Books: The Devil and Mr. Casement: One Man’s Battle for Human Rights in South America’s Heart of Darkness


In 1910, a British diplomat named Roger Casement traveled to a remote corner of the Peruvian Amazon to investigate reports that the local Indians were being enslaved as rubber tappers, and tortured and murdered if they resisted. The assignment was similar to one he’d carried out a few years earlier in the Congo, which, as readers of Adam Hochschild‘s King Leopold’s Ghost may recall, helped expose the atrocities inside the Belgian monarch’s private colony. In Peru, Casement found horrors that rivaled those in the heart of Africa (see “Blood and Treasure“), but this time, the crimes weren’t being carried out in the name of a foreign ruler, but a public company based in London.

The outlines of this story are all too familiar: A firm enriches itself with the sweat and blood of people half a world away, far from consumers’ consciences or the prying eyes of watchdogs. The Devil and Mr. Casement presents a fast-paced account of this groundbreaking effort to hold corporations accountable for their misdeeds, as well as a detailed portrait of Casement, a closet Irish revolutionary (and even more deeply closeted gay man) who becomes obsessed with beating “the devil” of the book’s title, a ruthless Peruvian rubber baron.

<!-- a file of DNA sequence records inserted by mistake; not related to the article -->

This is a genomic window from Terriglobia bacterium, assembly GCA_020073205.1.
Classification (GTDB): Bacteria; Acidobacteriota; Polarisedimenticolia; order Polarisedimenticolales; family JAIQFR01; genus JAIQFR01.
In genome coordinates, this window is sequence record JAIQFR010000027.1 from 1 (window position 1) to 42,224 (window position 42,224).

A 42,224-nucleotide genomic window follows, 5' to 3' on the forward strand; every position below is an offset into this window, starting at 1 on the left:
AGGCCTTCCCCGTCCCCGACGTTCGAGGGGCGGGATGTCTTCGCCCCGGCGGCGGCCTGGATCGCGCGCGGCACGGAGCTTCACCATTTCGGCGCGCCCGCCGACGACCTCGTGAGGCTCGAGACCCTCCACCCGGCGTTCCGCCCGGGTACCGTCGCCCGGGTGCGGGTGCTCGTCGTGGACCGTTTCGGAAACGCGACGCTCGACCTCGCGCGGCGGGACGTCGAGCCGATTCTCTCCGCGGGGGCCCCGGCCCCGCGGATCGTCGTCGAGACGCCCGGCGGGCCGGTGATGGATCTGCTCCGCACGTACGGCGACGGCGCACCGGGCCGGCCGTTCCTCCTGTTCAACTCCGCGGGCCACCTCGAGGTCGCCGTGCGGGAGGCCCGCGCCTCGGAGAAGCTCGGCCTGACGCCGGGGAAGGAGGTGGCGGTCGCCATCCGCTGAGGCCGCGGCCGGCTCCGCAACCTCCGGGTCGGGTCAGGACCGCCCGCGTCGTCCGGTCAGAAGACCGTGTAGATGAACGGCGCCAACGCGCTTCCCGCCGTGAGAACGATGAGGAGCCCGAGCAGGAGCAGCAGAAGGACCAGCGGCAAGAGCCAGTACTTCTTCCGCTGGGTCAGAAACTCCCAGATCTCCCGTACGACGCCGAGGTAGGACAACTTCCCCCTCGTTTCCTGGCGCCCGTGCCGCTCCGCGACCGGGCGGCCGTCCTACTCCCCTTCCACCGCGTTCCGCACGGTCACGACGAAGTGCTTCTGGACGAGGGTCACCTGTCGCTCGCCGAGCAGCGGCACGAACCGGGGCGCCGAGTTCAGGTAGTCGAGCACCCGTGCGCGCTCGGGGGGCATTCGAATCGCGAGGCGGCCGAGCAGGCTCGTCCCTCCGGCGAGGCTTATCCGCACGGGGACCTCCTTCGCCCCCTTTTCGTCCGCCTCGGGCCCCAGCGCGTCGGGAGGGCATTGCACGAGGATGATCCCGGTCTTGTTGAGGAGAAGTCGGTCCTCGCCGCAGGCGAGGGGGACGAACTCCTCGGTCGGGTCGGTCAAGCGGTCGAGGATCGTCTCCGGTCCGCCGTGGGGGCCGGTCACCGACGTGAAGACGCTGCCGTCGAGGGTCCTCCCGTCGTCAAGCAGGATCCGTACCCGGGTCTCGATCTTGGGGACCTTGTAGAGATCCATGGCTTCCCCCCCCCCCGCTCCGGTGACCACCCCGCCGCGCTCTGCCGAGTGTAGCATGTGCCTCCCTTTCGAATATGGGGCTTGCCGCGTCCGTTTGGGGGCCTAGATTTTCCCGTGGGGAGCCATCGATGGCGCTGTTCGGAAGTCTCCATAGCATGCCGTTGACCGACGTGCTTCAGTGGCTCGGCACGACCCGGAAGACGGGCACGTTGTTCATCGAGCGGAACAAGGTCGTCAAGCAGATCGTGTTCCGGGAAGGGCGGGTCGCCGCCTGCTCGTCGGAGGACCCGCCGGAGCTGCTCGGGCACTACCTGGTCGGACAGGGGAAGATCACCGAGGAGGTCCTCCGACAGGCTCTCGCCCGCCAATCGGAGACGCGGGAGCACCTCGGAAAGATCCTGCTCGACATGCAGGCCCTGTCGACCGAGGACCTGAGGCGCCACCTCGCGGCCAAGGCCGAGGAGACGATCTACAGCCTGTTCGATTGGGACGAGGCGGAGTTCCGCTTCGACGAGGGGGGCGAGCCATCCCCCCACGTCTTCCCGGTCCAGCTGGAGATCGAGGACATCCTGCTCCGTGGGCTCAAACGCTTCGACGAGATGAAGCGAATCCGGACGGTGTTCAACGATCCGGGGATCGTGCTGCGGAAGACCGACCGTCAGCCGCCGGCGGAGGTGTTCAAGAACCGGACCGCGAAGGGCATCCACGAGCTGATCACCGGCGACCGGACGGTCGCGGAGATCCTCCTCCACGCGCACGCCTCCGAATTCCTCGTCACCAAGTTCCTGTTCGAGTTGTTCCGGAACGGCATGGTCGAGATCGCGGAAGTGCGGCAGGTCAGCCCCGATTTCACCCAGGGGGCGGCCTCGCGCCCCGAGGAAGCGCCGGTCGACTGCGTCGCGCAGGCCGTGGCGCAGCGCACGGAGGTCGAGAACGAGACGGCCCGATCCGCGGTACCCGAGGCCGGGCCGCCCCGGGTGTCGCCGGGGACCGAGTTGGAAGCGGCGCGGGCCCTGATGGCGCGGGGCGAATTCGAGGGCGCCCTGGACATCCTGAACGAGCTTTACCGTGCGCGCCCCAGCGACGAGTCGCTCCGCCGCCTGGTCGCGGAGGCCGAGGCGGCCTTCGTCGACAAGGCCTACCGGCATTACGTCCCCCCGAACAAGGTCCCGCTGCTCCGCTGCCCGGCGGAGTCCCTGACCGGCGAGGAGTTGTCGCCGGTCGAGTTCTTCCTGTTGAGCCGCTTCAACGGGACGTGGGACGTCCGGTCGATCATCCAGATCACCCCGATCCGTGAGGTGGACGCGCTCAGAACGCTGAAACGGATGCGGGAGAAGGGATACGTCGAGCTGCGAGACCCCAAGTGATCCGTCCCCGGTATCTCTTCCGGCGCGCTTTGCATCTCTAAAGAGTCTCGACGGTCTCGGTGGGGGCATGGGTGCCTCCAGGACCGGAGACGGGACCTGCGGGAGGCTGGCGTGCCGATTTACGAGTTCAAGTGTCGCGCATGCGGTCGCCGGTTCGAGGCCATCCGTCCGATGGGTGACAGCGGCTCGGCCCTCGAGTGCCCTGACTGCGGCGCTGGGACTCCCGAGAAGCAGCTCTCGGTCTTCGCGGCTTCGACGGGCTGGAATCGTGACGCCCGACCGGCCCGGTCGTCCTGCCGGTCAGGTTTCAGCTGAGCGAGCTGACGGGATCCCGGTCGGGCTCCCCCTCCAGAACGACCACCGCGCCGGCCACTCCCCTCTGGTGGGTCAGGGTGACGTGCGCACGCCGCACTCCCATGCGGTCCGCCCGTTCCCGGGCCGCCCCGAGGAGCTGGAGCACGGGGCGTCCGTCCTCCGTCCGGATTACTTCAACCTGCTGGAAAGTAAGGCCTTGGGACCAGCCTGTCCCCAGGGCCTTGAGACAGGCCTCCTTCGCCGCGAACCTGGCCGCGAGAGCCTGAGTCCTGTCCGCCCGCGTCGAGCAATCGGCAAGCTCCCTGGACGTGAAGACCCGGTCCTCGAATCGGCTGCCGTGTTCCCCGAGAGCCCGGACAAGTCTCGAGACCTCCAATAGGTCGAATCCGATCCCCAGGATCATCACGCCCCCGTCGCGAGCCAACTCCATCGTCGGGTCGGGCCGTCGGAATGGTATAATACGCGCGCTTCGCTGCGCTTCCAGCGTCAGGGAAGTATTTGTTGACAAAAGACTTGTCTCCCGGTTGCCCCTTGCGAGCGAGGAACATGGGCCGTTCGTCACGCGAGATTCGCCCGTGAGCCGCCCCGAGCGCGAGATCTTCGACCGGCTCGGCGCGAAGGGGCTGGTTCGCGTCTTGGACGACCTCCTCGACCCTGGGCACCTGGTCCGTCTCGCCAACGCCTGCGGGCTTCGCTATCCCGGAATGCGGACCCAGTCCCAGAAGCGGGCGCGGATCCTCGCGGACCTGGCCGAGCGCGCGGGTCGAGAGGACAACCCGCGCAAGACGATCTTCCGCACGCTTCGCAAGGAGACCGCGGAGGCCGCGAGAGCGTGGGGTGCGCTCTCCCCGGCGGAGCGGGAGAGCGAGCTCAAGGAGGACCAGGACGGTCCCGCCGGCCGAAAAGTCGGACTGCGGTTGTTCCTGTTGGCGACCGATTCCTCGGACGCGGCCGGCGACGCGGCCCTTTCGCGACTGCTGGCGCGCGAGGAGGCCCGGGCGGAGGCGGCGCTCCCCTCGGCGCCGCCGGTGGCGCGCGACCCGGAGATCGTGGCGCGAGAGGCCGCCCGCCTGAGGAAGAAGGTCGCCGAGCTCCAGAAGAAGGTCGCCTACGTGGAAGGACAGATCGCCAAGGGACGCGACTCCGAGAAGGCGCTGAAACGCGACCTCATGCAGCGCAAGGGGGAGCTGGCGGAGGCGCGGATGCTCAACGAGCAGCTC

It’s not giving away the ending to say there’s no happy one to this story. However, author Jordan Goodman buries a fascinating, disturbing detail that establishes his drama’s continued relevance: The Putumayo Indians who were rubber slaves a century ago are the ancestors of the indigenous people in the recent documentary Crude, which follows their ongoing struggle to get American oil companies to take responsibility for polluting their rainforest home.

DOES IT FEEL LIKE POLITICS IS AT A BREAKING POINT?

Headshot of Editor in Chief of Mother Jones, Clara Jeffery

It sure feels that way to me, and here at Mother Jones, we’ve been thinking a lot about what journalism needs to do differently, and how we can have the biggest impact.

We kept coming back to one word: corruption. Democracy and the rule of law being undermined by those with wealth and power for their own gain. So we're launching an ambitious Mother Jones Corruption Project to do deep, time-intensive reporting on systemic corruption, and asking the MoJo community to help crowdfund it.

We aim to hire, build a team, and give them the time and space needed to understand how we got here and how we might get out. We want to dig into the forces and decisions that have allowed massive conflicts of interest, influence peddling, and win-at-all-costs politics to flourish.

It's unlike anything we've done, and we have seed funding to get started, but we're looking to raise $500,000 from readers by July when we'll be making key budgeting decisions—and the more resources we have by then, the deeper we can dig. If our plan sounds good to you, please help kickstart it with a tax-deductible donation today.

Thanks for reading—whether or not you can pitch in today, or ever, I'm glad you're with us.

Signed by Clara Jeffery

Clara Jeffery, Editor-in-Chief

We Recommend

Latest

Sign up for our newsletters

Subscribe and we'll send Mother Jones straight to your inbox.

Get our award-winning magazine

Save big on a full year of investigations, ideas, and insights.

Subscribe

Support our journalism

Help Mother Jones' reporters dig deep with a tax-deductible donation.

Donate